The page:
A year ago Warwickshire were involved in a championship game against Hampshire at The Rose Bowl.
The season had started pretty well. They had already reached the semi-finals of the Friends Provident Trophy, they were assured of a place in the quarter-finals of the Twenty20 Cup and, despite some persistent grumblings behind the scenes, on the surface, at least, all seemed well with Warwickshire cricket.
Yet, in the space of a few weeks, it all went horribly wrong. They wilted under pressure in the semi-final at the hands of Shane Warne, were duped into an unnecessary declaration in the championship match by the same man and were then overwhelmed by the brilliance of Muttiah Muralitharan in the Twenty20 quarter-final. From a promising position, their season fell apart with alarming speed. They barely won another game.
It seems unthinkable that events could repeat themselves. Whatever happens in tonight’s Twenty20 Cup quarter-final against Kent, Warwickshire appear to have far more stable foundations for ongoing progress. The behind the scenes muttering, the factions and the unhappiness are largely gone. They may not win, and they may not achieve championship promotion, but they are surely heading in the right direction.
Victory tonight could accelerate the progress. At the start of the season Warwickshire were still a timid team. Yet, thanks to some determination (from the likes of Jonathan Trott), some bravado (from the likes of Ian Salisbury) and some brave, consistent selections, they have gained in confidence by the match.
They now have a strong team spirit, some solid game plans and, most importantly in limited-overs cricket, an understanding of their specific roles in the side. They are much improved, but victory in such a high profile game would banish once and for all the defeated spirit that pervaded Edgbaston last year.
“What ever happens we’re on the right track,” Warwickshire’s director of cricket, Ashley Giles said last night. “We’re definitely going in the right direction and it probably is fair to say that we’ve exceeded expectations at this stage.
“Having said that, I do think it would be brilliant for the team if they were to win. It would be due reward for their hard work and their good play to date and it might help give them that confidence they need. We’ve talked before about the scars of last year and I really do think they’re nearly gone now.”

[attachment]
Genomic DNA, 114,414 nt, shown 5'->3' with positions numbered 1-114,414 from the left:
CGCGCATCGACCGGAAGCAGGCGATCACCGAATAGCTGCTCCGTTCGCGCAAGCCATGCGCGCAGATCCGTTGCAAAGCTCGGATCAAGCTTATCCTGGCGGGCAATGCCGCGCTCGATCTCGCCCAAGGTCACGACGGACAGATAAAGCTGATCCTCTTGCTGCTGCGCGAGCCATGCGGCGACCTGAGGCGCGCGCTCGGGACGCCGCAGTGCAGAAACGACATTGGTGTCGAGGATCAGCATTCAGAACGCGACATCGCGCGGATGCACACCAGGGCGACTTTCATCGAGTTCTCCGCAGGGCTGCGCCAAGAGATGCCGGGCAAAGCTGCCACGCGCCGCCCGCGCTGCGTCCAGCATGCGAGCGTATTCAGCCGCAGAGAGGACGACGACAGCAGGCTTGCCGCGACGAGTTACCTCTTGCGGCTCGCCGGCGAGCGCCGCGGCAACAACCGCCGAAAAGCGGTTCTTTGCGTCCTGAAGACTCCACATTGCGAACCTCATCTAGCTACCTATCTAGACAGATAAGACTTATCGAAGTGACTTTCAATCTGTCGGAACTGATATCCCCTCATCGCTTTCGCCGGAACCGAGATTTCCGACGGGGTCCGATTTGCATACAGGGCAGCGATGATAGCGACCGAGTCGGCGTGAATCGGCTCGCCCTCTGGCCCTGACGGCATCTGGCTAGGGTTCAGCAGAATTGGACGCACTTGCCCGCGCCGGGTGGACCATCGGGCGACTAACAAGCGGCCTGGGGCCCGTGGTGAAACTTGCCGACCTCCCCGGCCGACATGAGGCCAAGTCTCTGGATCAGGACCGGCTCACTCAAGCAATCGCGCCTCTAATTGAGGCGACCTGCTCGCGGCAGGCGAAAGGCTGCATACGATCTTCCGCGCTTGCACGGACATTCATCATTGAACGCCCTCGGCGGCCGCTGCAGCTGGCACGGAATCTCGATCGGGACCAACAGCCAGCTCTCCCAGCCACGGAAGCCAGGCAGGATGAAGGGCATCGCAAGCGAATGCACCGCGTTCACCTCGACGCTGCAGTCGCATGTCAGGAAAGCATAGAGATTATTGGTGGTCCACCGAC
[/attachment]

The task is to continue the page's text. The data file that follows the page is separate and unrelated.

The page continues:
Kent, reigning champions and already into the Friends Provident final, are the bookies’ favourites this evening. Certainly their batting line-up is deep and impressive and they benefit from the presence of several decent all-rounders.
Yet Warwickshire hope they can surprise them. The regionalisation of the Friends Provident and Twenty20 Cup mean that these sides have yet to meet this season and Warwickshire hope their tactics and conditions can give them an edge.
Certainly the pitch is likely to be slower than Kent anticipate. They will know little about Chris Woakes and in their spinners, Ian Salisbury and Ant Botha, Warwickshire have the two more economical regular bowlers in the competition’s group stages.
They are also likely, though not certain, to be strengthened by the return of Darren Maddy. Though Warwickshire’s captain has recovered from his broken thumb and is, at present, pencilled in to replace Luke Parker in the middle order, he may still be forced to withdraw. His wife is heavily pregnant and Maddy will miss the game if the birth is deemed to be imminent.
The fact that the game could spill over into a second day could complicate that decision. At the time of writing, the BBC are forecasting “heavy rain” for this evening and the prospect of using the reserve day are high. Such concerns perhaps explain the relatively disappointing advance ticket sales of just over 6,000.
Perhaps they are also explained by events elsewhere. While cricket’s authorities continue to treat spectators with the contempt shown to them either at Durham on Monday or at Edgbaston a couple of weeks ago (in the farcical ODI between England and New Zealand), people will be understandably reluctant to part with their money. Cricket is not so popular, and times are not so good, that the sport can afford these self-inflicted injuries.